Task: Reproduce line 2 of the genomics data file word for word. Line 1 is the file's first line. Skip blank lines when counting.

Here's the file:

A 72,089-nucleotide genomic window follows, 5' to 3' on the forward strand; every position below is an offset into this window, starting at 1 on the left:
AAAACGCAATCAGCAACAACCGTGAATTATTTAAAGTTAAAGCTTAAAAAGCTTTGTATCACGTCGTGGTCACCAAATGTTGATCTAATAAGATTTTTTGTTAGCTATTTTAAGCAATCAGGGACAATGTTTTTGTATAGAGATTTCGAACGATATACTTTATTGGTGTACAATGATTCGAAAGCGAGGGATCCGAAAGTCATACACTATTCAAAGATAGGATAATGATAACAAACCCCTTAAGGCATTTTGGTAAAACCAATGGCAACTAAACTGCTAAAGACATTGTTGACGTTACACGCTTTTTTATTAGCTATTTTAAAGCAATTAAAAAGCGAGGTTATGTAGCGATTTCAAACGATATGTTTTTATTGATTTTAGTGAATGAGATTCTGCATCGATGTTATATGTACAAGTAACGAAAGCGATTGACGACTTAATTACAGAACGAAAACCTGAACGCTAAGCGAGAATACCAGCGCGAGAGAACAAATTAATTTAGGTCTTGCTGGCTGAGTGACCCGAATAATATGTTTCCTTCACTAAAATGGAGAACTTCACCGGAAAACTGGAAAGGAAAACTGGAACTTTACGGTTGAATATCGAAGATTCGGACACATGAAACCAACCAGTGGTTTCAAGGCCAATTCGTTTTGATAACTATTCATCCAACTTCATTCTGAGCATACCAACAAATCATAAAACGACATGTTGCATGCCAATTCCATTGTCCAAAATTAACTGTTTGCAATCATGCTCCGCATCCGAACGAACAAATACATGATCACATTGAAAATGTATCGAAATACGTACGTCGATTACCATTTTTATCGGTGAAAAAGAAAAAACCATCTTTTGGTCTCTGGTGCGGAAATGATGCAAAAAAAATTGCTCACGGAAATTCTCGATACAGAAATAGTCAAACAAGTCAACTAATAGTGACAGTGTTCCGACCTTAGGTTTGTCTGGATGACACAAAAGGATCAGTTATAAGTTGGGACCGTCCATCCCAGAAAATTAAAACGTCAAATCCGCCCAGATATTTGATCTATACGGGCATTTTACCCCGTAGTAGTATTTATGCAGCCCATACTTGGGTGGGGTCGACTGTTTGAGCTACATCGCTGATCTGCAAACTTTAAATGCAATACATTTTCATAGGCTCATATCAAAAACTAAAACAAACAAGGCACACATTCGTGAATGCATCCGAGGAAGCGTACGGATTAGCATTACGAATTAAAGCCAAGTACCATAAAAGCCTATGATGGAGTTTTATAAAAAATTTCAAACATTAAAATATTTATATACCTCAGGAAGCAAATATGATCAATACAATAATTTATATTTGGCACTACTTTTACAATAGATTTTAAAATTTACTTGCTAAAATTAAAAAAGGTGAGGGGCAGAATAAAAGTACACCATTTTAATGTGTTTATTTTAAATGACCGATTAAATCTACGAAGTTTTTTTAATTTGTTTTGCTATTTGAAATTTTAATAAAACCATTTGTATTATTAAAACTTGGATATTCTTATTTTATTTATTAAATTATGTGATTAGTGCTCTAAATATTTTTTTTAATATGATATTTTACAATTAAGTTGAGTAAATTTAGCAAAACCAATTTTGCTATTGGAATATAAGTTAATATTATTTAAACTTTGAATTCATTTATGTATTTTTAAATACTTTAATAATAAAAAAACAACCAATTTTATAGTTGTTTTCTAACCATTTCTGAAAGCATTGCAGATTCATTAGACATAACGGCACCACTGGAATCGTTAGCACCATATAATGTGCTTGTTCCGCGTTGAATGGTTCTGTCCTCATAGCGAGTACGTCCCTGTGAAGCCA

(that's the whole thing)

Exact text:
AAAACGCAATCAGCAACAACCGTGAATTATTTAAAGTTAAAGCTTAAAAAGCTTTGTATCACGTCGTGGTCACCAAATGTTGATCTAATAAGATTTTTTGTTAGCTATTTTAAGCAATCAGGGACAATGTTTTTGTATAGAGATTTCGAACGATATACTTTATTGGTGTACAATGATTCGAAAGCGAGGGATCCGAAAGTCATACACTATTCAAAGATAGGATAATGATAACAAACCCCTTAAGGCATTTTGGTAAAACCAATGGCAACTAAACTGCTAAAGACATTGTTGACGTTACACGCTTTTTTATTAGCTATTTTAAAGCAATTAAAAAGCGAGGTTATGTAGCGATTTCAAACGATATGTTTTTATTGATTTTAGTGAATGAGATTCTGCATCGATGTTATATGTACAAGTAACGAAAGCGATTGACGACTTAATTACAGAACGAAAACCTGAACGCTAAGCGAGAATACCAGCGCGAGAGAACAAATTAATTTAGGTCTTGCTGGCTGAGTGACCCGAATAATATGTTTCCTTCACTAAAATGGAGAACTTCACCGGAAAACTGGAAAGGAAAACTGGAACTTTACGGTTGAATATCGAAGATTCGGACACATGAAACCAACCAGTGGTTTCAAGGCCAATTCGTTTTGATAACTATTCATCCAACTTCATTCTGAGCATACCAACAAATCATAAAACGACATGTTGCATGCCAATTCCATTGTCCAAAATTAACTGTTTGCAATCATGCTCCGCATCCGAACGAACAAATACATGATCACATTGAAAATGTATCGAAATACGTACGTCGATTACCATTTTTATCGGTGAAAAAGAAAAAACCATCTTTTGGTCTCTGGTGCGGAAATGATGCAAAAAAAATTGCTCACGGAAATTCTCGATACAGAAATAGTCAAACAAGTCAACTAATAGTGACAGTGTTCCGACCTTAGGTTTGTCTGGATGACACAAAAGGATCAGTTATAAGTTGGGACCGTCCATCCCAGAAAATTAAAACGTCAAATCCGCCCAGATATTTGATCTATACGGGCATTTTACCCCGTAGTAGTATTTATGCAGCCCATACTTGGGTGGGGTCGACTGTTTGAGCTACATCGCTGATCTGCAAACTTTAAATGCAATACATTTTCATAGGCTCATATCAAAAACTAAAACAAACAAGGCACACATTCGTGAATGCATCCGAGGAAGCGTACGGATTAGCATTACGAATTAAAGCCAAGTACCATAAAAGCCTATGATGGAGTTTTATAAAAAATTTCAAACATTAAAATATTTATATACCTCAGGAAGCAAATATGATCAATACAATAATTTATATTTGGCACTACTTTTACAATAGATTTTAAAATTTACTTGCTAAAATTAAAAAAGGTGAGGGGCAGAATAAAAGTACACCATTTTAATGTGTTTATTTTAAATGACCGATTAAATCTACGAAGTTTTTTTAATTTGTTTTGCTATTTGAAATTTTAATAAAACCATTTGTATTATTAAAACTTGGATATTCTTATTTTATTTATTAAATTATGTGATTAGTGCTCTAAATATTTTTTTTAATATGATATTTTACAATTAAGTTGAGTAAATTTAGCAAAACCAATTTTGCTATTGGAATATAAGTTAATATTATTTAAACTTTGAATTCATTTATGTATTTTTAAATACTTTAATAATAAAAAAACAACCAATTTTATAGTTGTTTTCTAACCATTTCTGAAAGCATTGCAGATTCATTAGACATAACGGCACCACTGGAATCGTTAGCACCATATAATGTGCTTGTTCCGCGTTGAATGGTTCTGTCCTCATAGCGAGTACGTCCCTGTGAAGCCA